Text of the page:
i think this state of our culture is limited. there will be a few years of this type of mass inter-pollination before new forms are born. we are in a transitional stage; moving from one type of communication to the next. there will be dead-ends and backwaters, panics, witch hunts, and purges. we are in an estuary moment, a confluence of rich waters where hybridization is the norm. my hope is that it doesn't all devolve into lifestyle choices and niche-marketing; that some degree of invention will win out before the vultures of commodification swoop in.
Hauntologists mine the past for music's future >>
Whether it's musicians pastiching multiple vintage styles in a single track, the endless cycle of remakes and sequels in cinema, or historical genre mashups in pop literature, our future is looking in...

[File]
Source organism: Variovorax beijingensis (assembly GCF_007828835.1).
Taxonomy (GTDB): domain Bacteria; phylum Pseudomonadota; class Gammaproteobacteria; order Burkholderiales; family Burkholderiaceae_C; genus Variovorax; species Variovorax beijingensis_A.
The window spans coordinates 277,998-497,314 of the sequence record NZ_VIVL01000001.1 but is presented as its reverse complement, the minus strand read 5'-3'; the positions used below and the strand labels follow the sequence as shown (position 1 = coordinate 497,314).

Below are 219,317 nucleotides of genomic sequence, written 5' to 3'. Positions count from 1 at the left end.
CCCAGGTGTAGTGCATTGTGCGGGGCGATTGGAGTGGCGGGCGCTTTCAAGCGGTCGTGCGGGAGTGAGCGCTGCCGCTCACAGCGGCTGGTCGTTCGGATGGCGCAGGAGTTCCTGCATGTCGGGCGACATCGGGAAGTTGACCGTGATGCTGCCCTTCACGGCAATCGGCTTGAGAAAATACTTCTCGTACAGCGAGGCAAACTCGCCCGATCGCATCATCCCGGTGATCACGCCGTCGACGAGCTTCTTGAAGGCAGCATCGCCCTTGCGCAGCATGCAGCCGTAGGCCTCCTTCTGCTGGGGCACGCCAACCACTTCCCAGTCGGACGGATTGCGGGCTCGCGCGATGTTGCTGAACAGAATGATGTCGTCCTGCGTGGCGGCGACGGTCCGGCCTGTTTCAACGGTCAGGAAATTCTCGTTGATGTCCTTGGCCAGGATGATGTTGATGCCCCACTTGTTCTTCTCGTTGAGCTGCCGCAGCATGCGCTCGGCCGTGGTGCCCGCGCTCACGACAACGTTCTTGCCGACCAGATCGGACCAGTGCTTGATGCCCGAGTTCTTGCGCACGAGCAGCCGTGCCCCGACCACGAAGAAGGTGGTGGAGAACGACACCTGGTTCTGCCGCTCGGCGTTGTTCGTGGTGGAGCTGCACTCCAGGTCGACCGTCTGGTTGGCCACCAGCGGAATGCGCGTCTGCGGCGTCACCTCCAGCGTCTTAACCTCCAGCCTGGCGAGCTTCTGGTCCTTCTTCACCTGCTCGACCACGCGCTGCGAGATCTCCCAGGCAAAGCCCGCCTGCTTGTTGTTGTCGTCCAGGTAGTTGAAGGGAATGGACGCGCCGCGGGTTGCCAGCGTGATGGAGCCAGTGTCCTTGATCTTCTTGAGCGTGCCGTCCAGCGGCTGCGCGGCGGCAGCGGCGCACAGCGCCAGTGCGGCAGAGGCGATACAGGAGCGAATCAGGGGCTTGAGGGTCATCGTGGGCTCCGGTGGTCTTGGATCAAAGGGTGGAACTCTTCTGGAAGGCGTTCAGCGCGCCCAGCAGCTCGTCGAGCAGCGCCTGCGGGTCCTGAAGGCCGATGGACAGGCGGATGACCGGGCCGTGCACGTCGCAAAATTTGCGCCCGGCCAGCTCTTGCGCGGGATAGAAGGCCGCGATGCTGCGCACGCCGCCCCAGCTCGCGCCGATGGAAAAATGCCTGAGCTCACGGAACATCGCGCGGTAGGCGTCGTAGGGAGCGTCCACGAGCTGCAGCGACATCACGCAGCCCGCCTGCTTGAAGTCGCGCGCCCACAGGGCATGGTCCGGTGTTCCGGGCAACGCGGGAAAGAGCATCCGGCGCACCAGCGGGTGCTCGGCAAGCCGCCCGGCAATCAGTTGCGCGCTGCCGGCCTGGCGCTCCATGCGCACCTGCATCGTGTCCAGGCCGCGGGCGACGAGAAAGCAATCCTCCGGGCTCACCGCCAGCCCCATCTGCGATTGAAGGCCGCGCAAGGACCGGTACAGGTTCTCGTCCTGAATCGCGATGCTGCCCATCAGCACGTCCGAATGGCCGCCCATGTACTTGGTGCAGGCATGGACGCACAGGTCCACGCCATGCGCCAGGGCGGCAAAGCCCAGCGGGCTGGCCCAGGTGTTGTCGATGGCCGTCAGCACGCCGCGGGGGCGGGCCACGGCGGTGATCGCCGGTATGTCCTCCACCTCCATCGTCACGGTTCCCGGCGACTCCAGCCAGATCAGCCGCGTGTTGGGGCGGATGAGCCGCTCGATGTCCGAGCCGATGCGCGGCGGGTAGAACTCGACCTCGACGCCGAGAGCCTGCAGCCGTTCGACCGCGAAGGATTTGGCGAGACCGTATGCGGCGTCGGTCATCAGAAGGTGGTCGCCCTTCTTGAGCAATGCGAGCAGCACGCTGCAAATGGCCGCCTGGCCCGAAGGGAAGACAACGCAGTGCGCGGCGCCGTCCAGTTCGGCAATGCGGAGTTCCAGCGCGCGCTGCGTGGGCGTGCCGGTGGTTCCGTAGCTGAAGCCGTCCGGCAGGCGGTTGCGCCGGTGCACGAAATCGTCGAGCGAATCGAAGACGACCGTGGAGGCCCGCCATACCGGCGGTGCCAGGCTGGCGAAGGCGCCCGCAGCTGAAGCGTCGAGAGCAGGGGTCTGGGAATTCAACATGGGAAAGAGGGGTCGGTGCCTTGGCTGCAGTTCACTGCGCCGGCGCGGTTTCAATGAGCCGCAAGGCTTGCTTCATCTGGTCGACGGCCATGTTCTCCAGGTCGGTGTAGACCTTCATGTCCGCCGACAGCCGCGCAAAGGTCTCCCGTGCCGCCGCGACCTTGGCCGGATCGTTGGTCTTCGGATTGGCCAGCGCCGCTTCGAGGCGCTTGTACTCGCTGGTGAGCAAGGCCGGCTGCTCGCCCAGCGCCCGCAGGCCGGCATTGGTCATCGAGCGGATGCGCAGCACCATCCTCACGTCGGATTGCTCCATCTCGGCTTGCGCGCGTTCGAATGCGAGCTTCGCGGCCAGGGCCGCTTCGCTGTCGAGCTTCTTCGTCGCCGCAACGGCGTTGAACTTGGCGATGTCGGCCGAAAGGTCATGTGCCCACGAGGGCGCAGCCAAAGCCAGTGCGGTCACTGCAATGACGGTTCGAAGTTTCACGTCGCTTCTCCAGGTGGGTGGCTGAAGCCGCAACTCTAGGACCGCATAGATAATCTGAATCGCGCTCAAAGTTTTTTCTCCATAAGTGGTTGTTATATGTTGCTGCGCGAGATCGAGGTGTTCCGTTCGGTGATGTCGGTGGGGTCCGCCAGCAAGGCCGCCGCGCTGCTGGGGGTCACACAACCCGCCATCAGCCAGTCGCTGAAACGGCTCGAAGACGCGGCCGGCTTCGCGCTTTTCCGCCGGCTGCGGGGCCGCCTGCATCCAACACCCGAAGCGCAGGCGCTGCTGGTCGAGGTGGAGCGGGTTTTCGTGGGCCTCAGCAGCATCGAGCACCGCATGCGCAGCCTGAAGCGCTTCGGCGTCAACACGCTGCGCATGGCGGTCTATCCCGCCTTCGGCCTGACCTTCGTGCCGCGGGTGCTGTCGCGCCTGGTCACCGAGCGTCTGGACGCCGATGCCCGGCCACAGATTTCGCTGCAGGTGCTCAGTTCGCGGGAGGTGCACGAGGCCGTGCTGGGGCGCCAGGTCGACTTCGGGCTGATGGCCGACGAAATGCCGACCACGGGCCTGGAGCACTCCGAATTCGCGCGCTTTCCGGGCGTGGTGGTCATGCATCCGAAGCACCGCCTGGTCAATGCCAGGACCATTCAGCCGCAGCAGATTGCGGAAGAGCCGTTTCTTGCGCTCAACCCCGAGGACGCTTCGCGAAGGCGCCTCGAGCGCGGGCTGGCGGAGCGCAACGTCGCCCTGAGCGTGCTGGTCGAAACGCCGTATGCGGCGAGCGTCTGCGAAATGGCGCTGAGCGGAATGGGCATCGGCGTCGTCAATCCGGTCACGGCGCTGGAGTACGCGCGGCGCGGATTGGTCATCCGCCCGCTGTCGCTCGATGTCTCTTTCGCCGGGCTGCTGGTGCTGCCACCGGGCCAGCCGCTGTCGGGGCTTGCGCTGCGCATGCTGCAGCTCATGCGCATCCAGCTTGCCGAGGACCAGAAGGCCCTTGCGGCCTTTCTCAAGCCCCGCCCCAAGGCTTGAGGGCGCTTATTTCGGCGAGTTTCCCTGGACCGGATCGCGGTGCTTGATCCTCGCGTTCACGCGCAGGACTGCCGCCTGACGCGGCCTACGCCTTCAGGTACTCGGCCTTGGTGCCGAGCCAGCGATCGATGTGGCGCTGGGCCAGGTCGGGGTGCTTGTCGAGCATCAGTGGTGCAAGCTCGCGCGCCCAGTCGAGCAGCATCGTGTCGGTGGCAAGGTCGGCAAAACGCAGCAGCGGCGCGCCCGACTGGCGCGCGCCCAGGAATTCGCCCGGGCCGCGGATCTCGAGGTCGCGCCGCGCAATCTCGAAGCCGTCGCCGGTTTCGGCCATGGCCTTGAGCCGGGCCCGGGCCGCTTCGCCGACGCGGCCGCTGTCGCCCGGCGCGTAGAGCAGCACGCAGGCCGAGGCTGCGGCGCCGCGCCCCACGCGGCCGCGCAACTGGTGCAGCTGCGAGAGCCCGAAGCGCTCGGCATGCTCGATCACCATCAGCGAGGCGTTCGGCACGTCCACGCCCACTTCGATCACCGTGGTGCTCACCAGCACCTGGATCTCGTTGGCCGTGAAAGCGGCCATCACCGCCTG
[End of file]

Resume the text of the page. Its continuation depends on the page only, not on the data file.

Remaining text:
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Gmail not echoing your own posts to Yahoogroups back to you. About 6 months ago or so I switched to using Gmail as my outgoing mail server as well as my incoming. I still use a local email reader. Now, I belong to and contribute to quite a large number of Yahoogroups some of which I run. It puzzled me that my own posts to those groups weren't coming back to me via the inbox. It finally got sufficiently annoying to research and at that point I discover that this is a known bug in Gmail and has been for getting on for 2 years. Your outgoing email is in the sent and all folders in Gmail. But when the email is echoed back to you by yahoogroups, gmail is not so helpfully just discarding it. Probably because it has the same email ID as one already in their database. This is just wrong, but clearly isn't going to get fixed. The work arounds are all abit messy because you have to use a different smtp send server to normal and/or a different send email address just for posting to yahoogroups.

What I haven't checked yet is whether the same behaviour happens in mailing lists hosted in googlegroups or mailman.